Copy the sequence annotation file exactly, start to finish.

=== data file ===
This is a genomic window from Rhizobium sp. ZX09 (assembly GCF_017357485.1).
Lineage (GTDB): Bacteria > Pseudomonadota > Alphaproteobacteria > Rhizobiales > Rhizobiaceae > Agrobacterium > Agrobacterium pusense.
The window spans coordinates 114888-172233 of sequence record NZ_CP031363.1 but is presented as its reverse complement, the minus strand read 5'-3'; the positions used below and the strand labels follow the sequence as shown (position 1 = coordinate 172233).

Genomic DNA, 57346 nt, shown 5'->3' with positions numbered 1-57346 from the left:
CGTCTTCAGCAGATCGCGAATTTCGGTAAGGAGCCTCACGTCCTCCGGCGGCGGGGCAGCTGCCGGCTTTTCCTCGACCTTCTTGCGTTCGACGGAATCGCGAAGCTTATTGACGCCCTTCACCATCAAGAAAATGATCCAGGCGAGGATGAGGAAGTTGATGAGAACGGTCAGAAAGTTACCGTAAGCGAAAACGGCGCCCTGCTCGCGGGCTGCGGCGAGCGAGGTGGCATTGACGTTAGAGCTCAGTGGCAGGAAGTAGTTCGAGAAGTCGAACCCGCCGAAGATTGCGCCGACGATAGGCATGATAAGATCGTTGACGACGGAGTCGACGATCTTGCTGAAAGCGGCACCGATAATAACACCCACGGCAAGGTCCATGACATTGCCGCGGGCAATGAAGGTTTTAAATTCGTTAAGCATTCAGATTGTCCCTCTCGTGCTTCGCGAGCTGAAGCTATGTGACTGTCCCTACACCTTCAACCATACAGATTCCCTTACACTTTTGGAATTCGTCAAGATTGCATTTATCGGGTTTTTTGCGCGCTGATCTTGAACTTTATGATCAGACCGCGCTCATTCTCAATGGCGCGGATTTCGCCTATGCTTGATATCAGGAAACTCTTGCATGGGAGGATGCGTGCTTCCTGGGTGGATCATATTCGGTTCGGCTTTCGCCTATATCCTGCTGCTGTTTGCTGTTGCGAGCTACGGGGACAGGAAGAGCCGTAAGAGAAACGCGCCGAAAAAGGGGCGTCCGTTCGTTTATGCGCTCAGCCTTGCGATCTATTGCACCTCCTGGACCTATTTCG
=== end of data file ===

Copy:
This is a genomic window from Rhizobium sp. ZX09 (assembly GCF_017357485.1).
Lineage (GTDB): Bacteria > Pseudomonadota > Alphaproteobacteria > Rhizobiales > Rhizobiaceae > Agrobacterium > Agrobacterium pusense.
The window spans coordinates 114888-172233 of sequence record NZ_CP031363.1 but is presented as its reverse complement, the minus strand read 5'-3'; the positions used below and the strand labels follow the sequence as shown (position 1 = coordinate 172233).

Genomic DNA, 57346 nt, shown 5'->3' with positions numbered 1-57346 from the left:
CGTCTTCAGCAGATCGCGAATTTCGGTAAGGAGCCTCACGTCCTCCGGCGGCGGGGCAGCTGCCGGCTTTTCCTCGACCTTCTTGCGTTCGACGGAATCGCGAAGCTTATTGACGCCCTTCACCATCAAGAAAATGATCCAGGCGAGGATGAGGAAGTTGATGAGAACGGTCAGAAAGTTACCGTAAGCGAAAACGGCGCCCTGCTCGCGGGCTGCGGCGAGCGAGGTGGCATTGACGTTAGAGCTCAGTGGCAGGAAGTAGTTCGAGAAGTCGAACCCGCCGAAGATTGCGCCGACGATAGGCATGATAAGATCGTTGACGACGGAGTCGACGATCTTGCTGAAAGCGGCACCGATAATAACACCCACGGCAAGGTCCATGACATTGCCGCGGGCAATGAAGGTTTTAAATTCGTTAAGCATTCAGATTGTCCCTCTCGTGCTTCGCGAGCTGAAGCTATGTGACTGTCCCTACACCTTCAACCATACAGATTCCCTTACACTTTTGGAATTCGTCAAGATTGCATTTATCGGGTTTTTTGCGCGCTGATCTTGAACTTTATGATCAGACCGCGCTCATTCTCAATGGCGCGGATTTCGCCTATGCTTGATATCAGGAAACTCTTGCATGGGAGGATGCGTGCTTCCTGGGTGGATCATATTCGGTTCGGCTTTCGCCTATATCCTGCTGCTGTTTGCTGTTGCGAGCTACGGGGACAGGAAGAGCCGTAAGAGAAACGCGCCGAAAAAGGGGCGTCCGTTCGTTTATGCGCTCAGCCTTGCGATCTATTGCACCTCCTGGACCTATTTCG